Tuesday, September 29, 2009

Take Your Pets to Church Day -- Feast of St. Francis : Sunday October 4th

The official "Feast Day" of St. Francis in the Catholic church is October 4th. This Sunday in many Catholic, Lutheran and Episcopal churches -- and some other congregations who enjoy and honor the tradition, animals are welcomed and will get a special blessing from the clergy.

I love the story of St. Francis. In the 1200's, after returning from the wars, he stood up to his rich parents and left the family wealth and comfort behind to live in poverty among the poor. He chose to live gently in the world. He spent time with people that no one cared about. He loved the earth and was enraptured by it. And he talked with the animals.

St. Francis is most well known for his love of animals and his deep love for the earth. His commitment was not just to meditate upon the wonders of the earth, but to engage himself in healing what he could. How one lived was more important to him than what one said. He is known for saying: "Preach the Gospel at all times. Where necessary, use words."

The most well-known film about St Francis takes its name from his "Canticle for the Creatures": Brother Sun, Sister Moon, directed by Franco Zefferelli.

St Francis "got it" about a lot of things, way back in the 13th century. He is perhaps best known for his prayer:

Lord, make me an instrument of your peace;
where there is hatred, let me sow love;
where there is injury, pardon;
where there is doubt, faith;
where there is despair, hope;
where there is darkness, light;
and where there is sadness, joy.

O Divine Master,
grant that I may not so much seek to be consoled as to console;
to be understood, as to understand;
to be loved, as to love;
for it is in giving that we receive,
it is in pardoning that we are pardoned,
and it is in dying that we are born to Eternal Life.


But I always think of him as the animal loving saint. My images of him are deeply sentimental ones -- a bird perches on his arm, as an adoring dog is at his feet. He speaks to a deer who understands him. But can that be possible?

Years ago I was at a Buddhist shrine in Hawaii. The grounds were lovely, and there was a wide koi pond. A small old man was standing near the pond, dressed in shabby clothes. He had a sweet quality, though, so when he started a conversation with me, I felt happy to be invited into it.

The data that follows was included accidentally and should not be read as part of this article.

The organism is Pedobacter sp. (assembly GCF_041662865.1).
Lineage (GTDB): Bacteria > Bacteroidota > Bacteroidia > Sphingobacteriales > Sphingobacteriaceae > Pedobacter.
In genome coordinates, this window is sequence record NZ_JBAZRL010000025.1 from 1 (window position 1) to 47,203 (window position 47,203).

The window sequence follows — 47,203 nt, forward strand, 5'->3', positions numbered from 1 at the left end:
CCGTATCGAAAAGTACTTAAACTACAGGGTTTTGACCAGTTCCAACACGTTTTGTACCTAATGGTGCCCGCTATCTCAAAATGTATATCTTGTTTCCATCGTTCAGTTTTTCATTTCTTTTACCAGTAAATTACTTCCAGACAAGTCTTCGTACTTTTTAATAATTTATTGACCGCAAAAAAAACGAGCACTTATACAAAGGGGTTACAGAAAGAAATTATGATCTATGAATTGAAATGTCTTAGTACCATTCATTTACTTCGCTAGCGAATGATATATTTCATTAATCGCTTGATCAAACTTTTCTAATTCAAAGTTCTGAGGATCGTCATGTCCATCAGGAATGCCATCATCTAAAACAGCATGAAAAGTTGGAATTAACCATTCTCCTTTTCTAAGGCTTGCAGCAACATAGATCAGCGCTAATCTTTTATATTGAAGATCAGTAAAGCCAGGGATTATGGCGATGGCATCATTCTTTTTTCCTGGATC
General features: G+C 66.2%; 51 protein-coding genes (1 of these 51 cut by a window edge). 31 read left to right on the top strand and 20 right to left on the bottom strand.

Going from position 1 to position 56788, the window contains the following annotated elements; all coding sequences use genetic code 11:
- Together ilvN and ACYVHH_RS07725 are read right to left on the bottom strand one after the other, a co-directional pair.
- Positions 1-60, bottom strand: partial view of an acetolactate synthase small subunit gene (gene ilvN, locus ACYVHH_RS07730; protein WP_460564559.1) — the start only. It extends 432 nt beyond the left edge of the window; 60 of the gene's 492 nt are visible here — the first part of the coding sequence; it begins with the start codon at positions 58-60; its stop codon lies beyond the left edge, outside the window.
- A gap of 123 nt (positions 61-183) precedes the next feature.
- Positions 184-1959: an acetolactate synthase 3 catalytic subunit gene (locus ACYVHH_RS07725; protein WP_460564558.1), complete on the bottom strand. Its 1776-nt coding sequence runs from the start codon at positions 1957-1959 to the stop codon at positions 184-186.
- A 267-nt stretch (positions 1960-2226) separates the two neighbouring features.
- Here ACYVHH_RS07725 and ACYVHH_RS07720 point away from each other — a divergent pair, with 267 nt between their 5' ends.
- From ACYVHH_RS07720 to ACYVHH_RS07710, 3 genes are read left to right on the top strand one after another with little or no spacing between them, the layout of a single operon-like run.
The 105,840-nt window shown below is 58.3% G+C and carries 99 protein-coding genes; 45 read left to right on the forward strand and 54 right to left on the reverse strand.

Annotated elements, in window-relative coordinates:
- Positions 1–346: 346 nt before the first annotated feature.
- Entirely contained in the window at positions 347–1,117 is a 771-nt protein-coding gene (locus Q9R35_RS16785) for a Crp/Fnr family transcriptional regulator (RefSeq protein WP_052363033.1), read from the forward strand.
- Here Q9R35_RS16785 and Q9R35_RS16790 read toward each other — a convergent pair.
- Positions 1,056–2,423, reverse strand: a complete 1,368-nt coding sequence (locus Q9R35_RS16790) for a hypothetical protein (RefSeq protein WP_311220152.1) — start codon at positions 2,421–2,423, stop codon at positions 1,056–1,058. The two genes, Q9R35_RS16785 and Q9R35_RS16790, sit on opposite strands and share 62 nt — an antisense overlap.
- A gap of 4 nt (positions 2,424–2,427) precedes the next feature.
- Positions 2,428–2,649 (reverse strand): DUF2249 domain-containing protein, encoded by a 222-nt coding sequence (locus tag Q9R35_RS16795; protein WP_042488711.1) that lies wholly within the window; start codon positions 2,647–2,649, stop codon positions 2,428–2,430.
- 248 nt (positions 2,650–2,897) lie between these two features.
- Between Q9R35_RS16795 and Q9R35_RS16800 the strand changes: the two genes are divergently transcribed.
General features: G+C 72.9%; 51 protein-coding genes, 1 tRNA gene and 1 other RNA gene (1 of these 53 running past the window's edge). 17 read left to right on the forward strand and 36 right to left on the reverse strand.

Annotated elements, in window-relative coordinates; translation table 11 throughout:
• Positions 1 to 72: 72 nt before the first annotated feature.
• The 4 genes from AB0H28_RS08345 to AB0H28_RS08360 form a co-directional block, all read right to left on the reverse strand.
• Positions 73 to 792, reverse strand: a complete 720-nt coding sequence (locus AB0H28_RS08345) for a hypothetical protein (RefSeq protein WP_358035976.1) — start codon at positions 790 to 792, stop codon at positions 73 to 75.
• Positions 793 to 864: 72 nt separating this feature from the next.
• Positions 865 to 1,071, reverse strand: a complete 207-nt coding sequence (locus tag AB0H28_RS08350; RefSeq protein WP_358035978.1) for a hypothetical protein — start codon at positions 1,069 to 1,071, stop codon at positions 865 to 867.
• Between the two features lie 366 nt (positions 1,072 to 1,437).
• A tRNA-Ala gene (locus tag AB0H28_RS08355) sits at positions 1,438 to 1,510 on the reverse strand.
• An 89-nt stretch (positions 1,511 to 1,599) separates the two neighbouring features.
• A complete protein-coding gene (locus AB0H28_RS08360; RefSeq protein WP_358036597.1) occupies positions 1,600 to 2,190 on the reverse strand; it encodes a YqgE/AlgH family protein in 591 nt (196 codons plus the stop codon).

"I have a pet fish," he said. The pond was teeming with hundreds an hundreds of koi fish -- maybe thousands. "Oh?" I said humoring him, not wanting to offend him. He seemed harmless enough. "You don't believe me," he said matter-of-factly.

He stepped to the shore and whistled, and clapped his hands. I saw a ripple on the water bee-lining itself toward him from midway across the pond. "Watch," he said. he then walked along the water, calling to his fish. The fish followed him, leaping out of the water as he went. "See?" he asked. "I see!" I replied.

"Now watch," he said. He stood beneath a tree near me and softly hummed. Before long a bird flew over from another tree on the grounds and landed on his hand. He kept humming, and the bird stayed there -- content, gazing at him. Then he released the bird into the air with a gentle wave of his hand.

"May I ask who you are?" I asked. "No one in particular," he said, smiling.

And I knew that I was in the presence of someone saintly, someone who revered nature in a special and deeply loving way -- with a patient and understanding love -- someone who did not expect it to be anything but its own true self. And Nature responded, loving him in return. He was someone a lot like St. Francis.

I love the magic that can happen between a human and a chosen animal creature. The bond is like no other, as anyone who has lost a beloved pet can tell. What a fitting way to remember the life of St. Francis, a man who chose to do no more harm in the world, than with something s gentle as the pet-blessings that will be happening all over the world on Sunday.

And I treasure those houses of worship that bless pets and animals this coming Sunday. Good for them! To me, to have a pet blessed is to have an acknowledgment that they are an important part of the family of G-d. It is a tribute to their hearts and to their giving natures.

As I browsed the web I noticed that many churches, synagogues and even Buddhist temples hold pet blessings. Many are combining it with a collection for the local pet shelters of pet blankets or pet food. Some even have adoptable pets on site. Check your local papers for listings, or call a few of the larger churches in your area.

Or, just gaze into your pet's loving eyes and say a thankful prayer for their well-being.

This article on eHowis a fine resource on how to attend or hold your own pet blessing .

This is a a listing (partial) of Catholic churches around the country holding pet blessings this Sunday (or in some cases, Saturday)


Many of you may recall the BBC series Vicar of Dibly. Geraldine, the vicar, has decided to hold a Blessing of the Animals. The powerful head of the church council is opposed. Geraldine goes ahead, but fears it will be a failure. This is a 10 minute video of what happens on the fateful day of the Blessing.

Oh, and I will be taking Zoe, my rescue pooch (hard to tell who rescued whom sometimes) to be blessed on Sunday.


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